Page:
Be Conscious about Unconsciousness

The idea of this blog stroke my mind the second I got the result from the implicit bias test ( For some of the implicit biases, I got pretty strong biases on some of the categories that I do not think I have biases on. The experience of taking the test also showed me how the feeling is when one acting follow an instinct that he/she cannot resist. Combining this experience with the reading about “The Hidden Brain”, I’m convinced that there is a great part of unconsciousness of my brain. Accept the existence of the unconsciousness leaves me a question about how should I get along with it.

Obviously, the unconsciousness is not a thing that we can fight with since it is actually part of ourselves that formed possibly by the culture, family, values, and status of us as we grow up. However, it is probably neither a good thing that we cut it loose and let it form us. Therefore, not only accept the unconsciousness, we should keep conscious about when we are leading by the unconsciousness intend to control the consequence of it.

I also figure the awareness of unconsciousness could also be the starting point for me open up to diversity. By reading news, I find out that sometimes the reasons for one group of people dislike the others are completely irrational, in contrast, the reasons are always merely feelings coming from their instincts. “I just don’t like blablabla..” they probably may say. If we can be conscious of our instincts and be retrospective about the feelings, we may become more open-minded to a diversity of cultures and people and easier agree with disagreements. Borrow the argument mentioned in the article “How Diversity Makes Us Smarter” ( Diversity increase creativity. The argument makes our awareness of our unconsciousness the stepping stone of better group learning and teamwork as individuals in a group.


8 thoughts on “Be Conscious about Unconsciousness

  1. After reading your blog I took the IAT test you linked. I found it funny, that I ended up having a strong bias against a group of people that i have never interacted with (or lived on the same continent for that matter). If anything I would associate the results of my test to unconscious biases that are picked up through pop culture, media, and movies. However, if confronted with a real life situation i think (or at least would like to think) that I would be more mature and vigilant before jumping to conclusions based on bias. I do agree that unconscious biases exist, and i would go even further and say that people cannot be totally unbiased. The important thing is to recognize our biases and not let them cloud our judgment.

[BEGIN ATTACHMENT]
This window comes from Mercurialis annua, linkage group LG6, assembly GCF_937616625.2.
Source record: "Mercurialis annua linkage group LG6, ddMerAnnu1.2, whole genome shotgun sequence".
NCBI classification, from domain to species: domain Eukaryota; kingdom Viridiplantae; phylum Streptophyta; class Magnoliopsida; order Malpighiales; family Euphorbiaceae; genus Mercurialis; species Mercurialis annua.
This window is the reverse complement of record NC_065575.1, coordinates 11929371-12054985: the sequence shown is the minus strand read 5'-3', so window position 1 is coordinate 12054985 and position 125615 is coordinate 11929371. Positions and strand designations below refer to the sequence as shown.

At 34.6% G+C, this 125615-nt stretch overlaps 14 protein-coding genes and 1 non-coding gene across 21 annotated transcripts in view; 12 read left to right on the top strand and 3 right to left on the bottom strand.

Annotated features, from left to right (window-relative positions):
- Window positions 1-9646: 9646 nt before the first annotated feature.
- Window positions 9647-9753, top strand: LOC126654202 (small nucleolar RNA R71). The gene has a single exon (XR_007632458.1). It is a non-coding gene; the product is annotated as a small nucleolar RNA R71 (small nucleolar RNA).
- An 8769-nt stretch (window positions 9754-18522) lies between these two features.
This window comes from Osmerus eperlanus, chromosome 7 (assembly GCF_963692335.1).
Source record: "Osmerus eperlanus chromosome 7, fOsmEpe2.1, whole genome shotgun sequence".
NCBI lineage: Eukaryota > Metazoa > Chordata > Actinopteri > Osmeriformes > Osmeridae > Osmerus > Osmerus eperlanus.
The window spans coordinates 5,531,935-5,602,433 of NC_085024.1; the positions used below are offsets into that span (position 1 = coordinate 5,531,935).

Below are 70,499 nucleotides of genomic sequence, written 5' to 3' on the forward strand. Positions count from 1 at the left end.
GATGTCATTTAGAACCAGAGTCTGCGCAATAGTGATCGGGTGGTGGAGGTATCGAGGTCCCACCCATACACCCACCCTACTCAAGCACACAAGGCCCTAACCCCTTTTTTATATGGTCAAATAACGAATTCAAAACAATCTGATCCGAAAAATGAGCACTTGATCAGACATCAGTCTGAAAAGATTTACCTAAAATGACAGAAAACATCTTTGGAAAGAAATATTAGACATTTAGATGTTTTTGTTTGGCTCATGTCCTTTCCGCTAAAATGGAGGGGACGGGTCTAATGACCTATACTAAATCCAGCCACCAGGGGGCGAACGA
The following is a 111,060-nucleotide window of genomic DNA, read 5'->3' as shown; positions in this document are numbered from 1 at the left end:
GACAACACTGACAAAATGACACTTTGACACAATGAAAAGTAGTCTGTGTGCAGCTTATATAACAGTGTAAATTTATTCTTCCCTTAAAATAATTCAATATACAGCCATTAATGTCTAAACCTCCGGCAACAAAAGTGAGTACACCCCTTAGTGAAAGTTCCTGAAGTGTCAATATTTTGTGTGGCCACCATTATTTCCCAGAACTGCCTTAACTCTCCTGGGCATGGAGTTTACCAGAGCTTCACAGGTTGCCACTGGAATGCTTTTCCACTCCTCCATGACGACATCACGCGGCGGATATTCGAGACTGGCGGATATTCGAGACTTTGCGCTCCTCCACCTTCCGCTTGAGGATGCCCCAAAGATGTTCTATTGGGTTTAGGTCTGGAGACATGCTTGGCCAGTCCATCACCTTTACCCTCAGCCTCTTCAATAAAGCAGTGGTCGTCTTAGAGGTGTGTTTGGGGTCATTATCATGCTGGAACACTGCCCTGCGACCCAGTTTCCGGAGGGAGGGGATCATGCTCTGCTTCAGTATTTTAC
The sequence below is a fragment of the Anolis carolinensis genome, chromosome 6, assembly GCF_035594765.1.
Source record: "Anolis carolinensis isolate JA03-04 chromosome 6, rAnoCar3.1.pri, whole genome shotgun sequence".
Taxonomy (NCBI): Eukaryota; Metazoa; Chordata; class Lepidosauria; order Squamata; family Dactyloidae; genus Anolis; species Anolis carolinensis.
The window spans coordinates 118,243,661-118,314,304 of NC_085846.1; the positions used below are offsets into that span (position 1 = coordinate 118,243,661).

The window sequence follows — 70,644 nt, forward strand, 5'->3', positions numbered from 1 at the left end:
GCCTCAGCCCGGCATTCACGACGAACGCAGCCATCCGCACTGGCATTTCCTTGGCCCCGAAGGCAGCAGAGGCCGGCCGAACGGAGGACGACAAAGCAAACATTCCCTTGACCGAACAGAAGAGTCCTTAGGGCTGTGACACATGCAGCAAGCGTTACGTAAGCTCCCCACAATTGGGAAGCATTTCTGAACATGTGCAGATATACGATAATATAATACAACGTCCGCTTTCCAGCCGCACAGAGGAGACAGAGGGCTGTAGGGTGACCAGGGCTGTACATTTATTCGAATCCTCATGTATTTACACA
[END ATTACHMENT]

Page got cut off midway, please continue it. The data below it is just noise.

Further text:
Liked by 1 person

    1. Hey Qishen,
      I can see you thinking through your unconscious bias in your post. It is something that I think we all wrestle with, and it is important to remain open and mindful about our bias. Consciously working on your unconscious self is a huge takeaway point! Once we know our bias, we can work on them to grow as people who are more understanding, inclusive, and better equipped to tackle the tough problems facing humanity.

      Hi Remy,
      Yeah, those implicit bias tests can be surprising. I like the activity because it exposes us to ideas/notions that perhaps we weren’t even aware existed within us at all. I agree that we can’t let our biases cloud our judgement, but I would also say that once we know our bias, that there is a certain level of responsibility to explore them and work to re-educate ourselves to disrupt those biases.

      Liked by 1 person